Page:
EU ministers conclude marathon negotiating session on fisheries reform

A further press comment will follow later today as details of the deal and country positions become clearer

Press release - May 14, 2013
For the final comment on the outcome of the meeting of fisheries ministers, go to:

Brussels – EU fisheries ministers have concluded a marathon session of negotiations on the reform of EU legislation on fisheries. The ministers have been meeting since Monday to revise their position on the main points of the reform before going into final negotiations with the European Parliament.

More than 40 Galician fishing vessels joined Greenpeace's Arctic Sunrise on Monday in a protest aimed at Spanish minister Miguel Arias Canete. The banner reads 'Canete, don't sink EU fisheries'

Greenpeace EU fisheries policy director Saskia Richartz said: “Details of the agreement reached early this morning are still patchy and, as so often in politics, the devil is in the detail. What is clear, despite the efforts of the Irish EU presidency, is that there is still a significant gap between the reluctant stance of some countries and the progressive position of the European Parliament. When ministers speak of ‘real and practical solutions’ they often mean that they have settled for a low level of ambition. The parliament will need to decide whether to continue negotiations on the basis of this take-it-or-leave-it proposal from the Council. It must continue to represent the political and public support behind the recovery of our oceans for Europe to be able to safeguard its marine environment and keep its sustainable fishing sector alive.” 

In a vote in February, the Parliament overwhelmingly supported an overhaul of the rules which have led to decades of overfishing and a decline of the European fishing industry [1]. On the other hand, EU ministers – in particular from large fishing nations – have resisted reforms [2].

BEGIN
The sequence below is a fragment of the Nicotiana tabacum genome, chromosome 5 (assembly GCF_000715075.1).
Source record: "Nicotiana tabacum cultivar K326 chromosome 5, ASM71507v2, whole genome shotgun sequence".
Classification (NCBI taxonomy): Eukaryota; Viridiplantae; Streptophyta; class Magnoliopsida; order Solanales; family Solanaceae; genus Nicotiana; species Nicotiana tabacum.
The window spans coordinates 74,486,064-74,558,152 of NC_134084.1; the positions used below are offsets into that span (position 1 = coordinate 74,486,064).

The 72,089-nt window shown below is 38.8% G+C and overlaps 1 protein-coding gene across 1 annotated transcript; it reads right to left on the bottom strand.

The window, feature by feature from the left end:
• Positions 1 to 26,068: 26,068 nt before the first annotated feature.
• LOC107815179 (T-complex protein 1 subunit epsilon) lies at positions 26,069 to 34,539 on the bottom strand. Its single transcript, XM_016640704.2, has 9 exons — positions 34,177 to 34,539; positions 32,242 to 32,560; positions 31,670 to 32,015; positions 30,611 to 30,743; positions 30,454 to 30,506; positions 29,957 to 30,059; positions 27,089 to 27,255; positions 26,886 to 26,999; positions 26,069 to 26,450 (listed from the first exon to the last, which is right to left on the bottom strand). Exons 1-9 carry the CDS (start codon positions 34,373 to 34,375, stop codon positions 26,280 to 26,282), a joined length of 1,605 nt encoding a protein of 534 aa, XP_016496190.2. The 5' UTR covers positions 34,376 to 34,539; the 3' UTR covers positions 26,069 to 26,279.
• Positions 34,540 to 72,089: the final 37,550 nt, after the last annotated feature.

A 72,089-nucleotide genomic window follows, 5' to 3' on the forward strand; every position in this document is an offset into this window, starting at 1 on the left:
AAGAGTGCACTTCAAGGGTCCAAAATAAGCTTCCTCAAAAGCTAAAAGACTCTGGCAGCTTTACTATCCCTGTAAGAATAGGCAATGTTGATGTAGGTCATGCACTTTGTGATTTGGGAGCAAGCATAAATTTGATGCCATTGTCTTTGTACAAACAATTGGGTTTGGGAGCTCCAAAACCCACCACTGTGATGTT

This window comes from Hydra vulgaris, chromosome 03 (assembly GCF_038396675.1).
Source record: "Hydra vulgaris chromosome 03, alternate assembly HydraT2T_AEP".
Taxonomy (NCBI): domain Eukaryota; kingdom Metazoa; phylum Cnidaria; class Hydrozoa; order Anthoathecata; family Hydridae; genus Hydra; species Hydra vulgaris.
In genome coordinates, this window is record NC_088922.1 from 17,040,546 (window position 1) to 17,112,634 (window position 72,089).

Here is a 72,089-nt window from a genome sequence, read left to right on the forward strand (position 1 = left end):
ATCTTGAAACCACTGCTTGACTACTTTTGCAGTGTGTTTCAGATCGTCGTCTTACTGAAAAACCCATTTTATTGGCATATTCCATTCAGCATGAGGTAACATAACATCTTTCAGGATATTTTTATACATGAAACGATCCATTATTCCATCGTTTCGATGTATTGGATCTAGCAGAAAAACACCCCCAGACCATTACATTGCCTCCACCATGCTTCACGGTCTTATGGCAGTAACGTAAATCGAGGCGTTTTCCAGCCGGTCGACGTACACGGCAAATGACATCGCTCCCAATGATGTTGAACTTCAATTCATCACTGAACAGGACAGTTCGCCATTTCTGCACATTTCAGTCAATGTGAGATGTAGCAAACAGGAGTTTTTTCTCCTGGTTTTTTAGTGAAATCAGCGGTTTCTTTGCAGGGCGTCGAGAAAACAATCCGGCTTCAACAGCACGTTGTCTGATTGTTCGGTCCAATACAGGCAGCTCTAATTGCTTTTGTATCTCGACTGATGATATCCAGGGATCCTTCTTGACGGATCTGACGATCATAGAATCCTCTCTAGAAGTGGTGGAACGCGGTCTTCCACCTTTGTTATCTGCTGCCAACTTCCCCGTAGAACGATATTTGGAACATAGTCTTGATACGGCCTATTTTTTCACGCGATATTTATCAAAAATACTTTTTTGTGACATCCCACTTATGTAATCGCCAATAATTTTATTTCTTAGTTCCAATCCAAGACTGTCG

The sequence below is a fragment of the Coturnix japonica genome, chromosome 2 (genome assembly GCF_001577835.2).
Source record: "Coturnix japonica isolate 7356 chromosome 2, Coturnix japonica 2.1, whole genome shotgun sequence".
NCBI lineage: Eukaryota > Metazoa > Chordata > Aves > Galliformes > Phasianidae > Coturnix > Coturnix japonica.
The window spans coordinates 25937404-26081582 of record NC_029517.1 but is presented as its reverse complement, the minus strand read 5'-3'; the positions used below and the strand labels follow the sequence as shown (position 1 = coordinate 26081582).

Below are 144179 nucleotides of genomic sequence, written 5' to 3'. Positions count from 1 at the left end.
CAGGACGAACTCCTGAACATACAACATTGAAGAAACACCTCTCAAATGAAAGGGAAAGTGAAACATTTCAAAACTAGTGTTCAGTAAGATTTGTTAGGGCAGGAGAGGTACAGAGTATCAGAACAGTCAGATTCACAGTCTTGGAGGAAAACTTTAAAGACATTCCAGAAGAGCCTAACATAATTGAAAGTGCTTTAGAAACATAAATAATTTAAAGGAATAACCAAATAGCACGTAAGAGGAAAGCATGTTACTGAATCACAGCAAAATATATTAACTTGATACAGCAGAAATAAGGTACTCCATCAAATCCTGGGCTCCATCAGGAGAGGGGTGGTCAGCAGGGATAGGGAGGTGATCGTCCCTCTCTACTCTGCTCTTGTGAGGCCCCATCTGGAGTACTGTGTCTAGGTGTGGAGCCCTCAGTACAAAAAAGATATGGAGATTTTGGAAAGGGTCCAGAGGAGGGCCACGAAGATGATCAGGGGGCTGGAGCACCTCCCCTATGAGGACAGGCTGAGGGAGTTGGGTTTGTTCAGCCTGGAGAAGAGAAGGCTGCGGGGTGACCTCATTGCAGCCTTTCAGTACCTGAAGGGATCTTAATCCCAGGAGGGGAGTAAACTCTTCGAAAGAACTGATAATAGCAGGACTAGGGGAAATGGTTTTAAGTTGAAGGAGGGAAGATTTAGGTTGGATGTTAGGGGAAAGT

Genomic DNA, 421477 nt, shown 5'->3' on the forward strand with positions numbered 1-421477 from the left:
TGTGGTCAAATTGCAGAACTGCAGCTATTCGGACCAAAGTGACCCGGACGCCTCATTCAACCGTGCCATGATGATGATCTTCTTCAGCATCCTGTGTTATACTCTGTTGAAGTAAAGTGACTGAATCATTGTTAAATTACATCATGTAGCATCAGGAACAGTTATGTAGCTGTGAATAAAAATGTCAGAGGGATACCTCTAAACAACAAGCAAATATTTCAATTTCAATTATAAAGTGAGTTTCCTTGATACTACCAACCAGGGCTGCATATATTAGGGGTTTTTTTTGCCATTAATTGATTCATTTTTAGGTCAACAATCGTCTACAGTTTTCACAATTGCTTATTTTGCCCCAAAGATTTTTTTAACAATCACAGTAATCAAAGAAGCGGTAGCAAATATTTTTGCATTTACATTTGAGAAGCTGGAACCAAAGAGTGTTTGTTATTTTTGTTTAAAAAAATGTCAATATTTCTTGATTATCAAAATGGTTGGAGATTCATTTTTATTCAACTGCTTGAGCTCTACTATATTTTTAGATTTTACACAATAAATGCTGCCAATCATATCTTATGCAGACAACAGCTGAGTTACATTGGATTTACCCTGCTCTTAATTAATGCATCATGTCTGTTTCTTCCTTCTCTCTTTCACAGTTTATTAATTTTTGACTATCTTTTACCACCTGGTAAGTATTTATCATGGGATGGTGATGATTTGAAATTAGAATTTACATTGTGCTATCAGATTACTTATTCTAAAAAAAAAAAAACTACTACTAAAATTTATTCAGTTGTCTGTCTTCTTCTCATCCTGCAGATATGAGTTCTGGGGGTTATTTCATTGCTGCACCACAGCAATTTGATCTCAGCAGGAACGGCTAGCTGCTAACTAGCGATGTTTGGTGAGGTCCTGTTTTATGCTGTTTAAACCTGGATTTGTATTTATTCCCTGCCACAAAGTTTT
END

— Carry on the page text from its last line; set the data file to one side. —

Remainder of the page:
Unless ministers are willing to compromise, negotiations will be thrown off course and threaten the chances of achieving a reform of fisheries rules before European Parliament elections in mid-2014. The Irish EU presidency, which negotiates with Parliament on behalf of EU ministers, has said it would aim secure a final agreement on the reform of the Common Fisheries Policy by June this year.

Greenpeace supports a target for fish stock recovery by 2020, a trimming of the fishing fleet to sustainable levels, financial penalties for countries that fail to implement the rules, and a strict ban on the wasteful practice of discarding unwanted fish.

Note to editors:

[1] According to the European Commission, around two thirds of European fish stocks are currently fished beyond sustainable levels (, while one third of European fishing jobs have been lost in the last decade (

[2] Joint NGO statement, Fisheries Council: threat of collapse hangs over fisheries reform:



Saskia Richartz – Greenpeace EU fisheries policy director: +32 (0)495 290028,

Mark Breddy – Greenpeace EU communications: +32 (0)496 156229,

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